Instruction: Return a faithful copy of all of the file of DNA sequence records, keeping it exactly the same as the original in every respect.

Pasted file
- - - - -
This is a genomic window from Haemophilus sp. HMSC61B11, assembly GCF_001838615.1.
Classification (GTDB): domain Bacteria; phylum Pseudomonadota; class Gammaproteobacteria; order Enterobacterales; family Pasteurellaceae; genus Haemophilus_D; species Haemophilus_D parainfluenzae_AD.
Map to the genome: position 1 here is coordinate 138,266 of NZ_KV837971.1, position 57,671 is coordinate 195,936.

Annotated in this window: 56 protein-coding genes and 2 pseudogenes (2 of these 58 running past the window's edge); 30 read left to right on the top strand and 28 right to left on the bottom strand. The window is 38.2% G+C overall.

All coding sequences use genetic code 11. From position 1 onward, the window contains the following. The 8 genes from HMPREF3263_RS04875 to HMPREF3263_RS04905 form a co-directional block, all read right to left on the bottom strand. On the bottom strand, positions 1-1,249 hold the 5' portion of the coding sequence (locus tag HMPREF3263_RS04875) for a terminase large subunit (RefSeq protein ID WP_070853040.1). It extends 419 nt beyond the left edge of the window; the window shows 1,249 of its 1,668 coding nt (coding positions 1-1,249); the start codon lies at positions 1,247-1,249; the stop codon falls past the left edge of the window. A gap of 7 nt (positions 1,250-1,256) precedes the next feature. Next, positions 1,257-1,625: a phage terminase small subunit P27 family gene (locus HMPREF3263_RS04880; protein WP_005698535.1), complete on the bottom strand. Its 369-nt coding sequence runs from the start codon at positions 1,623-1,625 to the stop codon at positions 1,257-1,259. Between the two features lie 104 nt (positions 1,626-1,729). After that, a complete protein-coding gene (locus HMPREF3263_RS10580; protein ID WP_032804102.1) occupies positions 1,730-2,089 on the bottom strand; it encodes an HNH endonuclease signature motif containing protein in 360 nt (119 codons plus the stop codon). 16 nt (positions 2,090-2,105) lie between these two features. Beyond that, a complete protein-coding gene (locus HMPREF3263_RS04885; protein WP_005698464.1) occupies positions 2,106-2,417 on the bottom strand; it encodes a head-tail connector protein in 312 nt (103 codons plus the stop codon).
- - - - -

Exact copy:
This is a genomic window from Haemophilus sp. HMSC61B11, assembly GCF_001838615.1.
Classification (GTDB): domain Bacteria; phylum Pseudomonadota; class Gammaproteobacteria; order Enterobacterales; family Pasteurellaceae; genus Haemophilus_D; species Haemophilus_D parainfluenzae_AD.
Map to the genome: position 1 here is coordinate 138,266 of NZ_KV837971.1, position 57,671 is coordinate 195,936.

Annotated in this window: 56 protein-coding genes and 2 pseudogenes (2 of these 58 running past the window's edge); 30 read left to right on the top strand and 28 right to left on the bottom strand. The window is 38.2% G+C overall.

All coding sequences use genetic code 11. From position 1 onward, the window contains the following. The 8 genes from HMPREF3263_RS04875 to HMPREF3263_RS04905 form a co-directional block, all read right to left on the bottom strand. On the bottom strand, positions 1-1,249 hold the 5' portion of the coding sequence (locus tag HMPREF3263_RS04875) for a terminase large subunit (RefSeq protein ID WP_070853040.1). It extends 419 nt beyond the left edge of the window; the window shows 1,249 of its 1,668 coding nt (coding positions 1-1,249); the start codon lies at positions 1,247-1,249; the stop codon falls past the left edge of the window. A gap of 7 nt (positions 1,250-1,256) precedes the next feature. Next, positions 1,257-1,625: a phage terminase small subunit P27 family gene (locus HMPREF3263_RS04880; protein WP_005698535.1), complete on the bottom strand. Its 369-nt coding sequence runs from the start codon at positions 1,623-1,625 to the stop codon at positions 1,257-1,259. Between the two features lie 104 nt (positions 1,626-1,729). After that, a complete protein-coding gene (locus HMPREF3263_RS10580; protein ID WP_032804102.1) occupies positions 1,730-2,089 on the bottom strand; it encodes an HNH endonuclease signature motif containing protein in 360 nt (119 codons plus the stop codon). 16 nt (positions 2,090-2,105) lie between these two features. Beyond that, a complete protein-coding gene (locus HMPREF3263_RS04885; protein WP_005698464.1) occupies positions 2,106-2,417 on the bottom strand; it encodes a head-tail connector protein in 312 nt (103 codons plus the stop codon).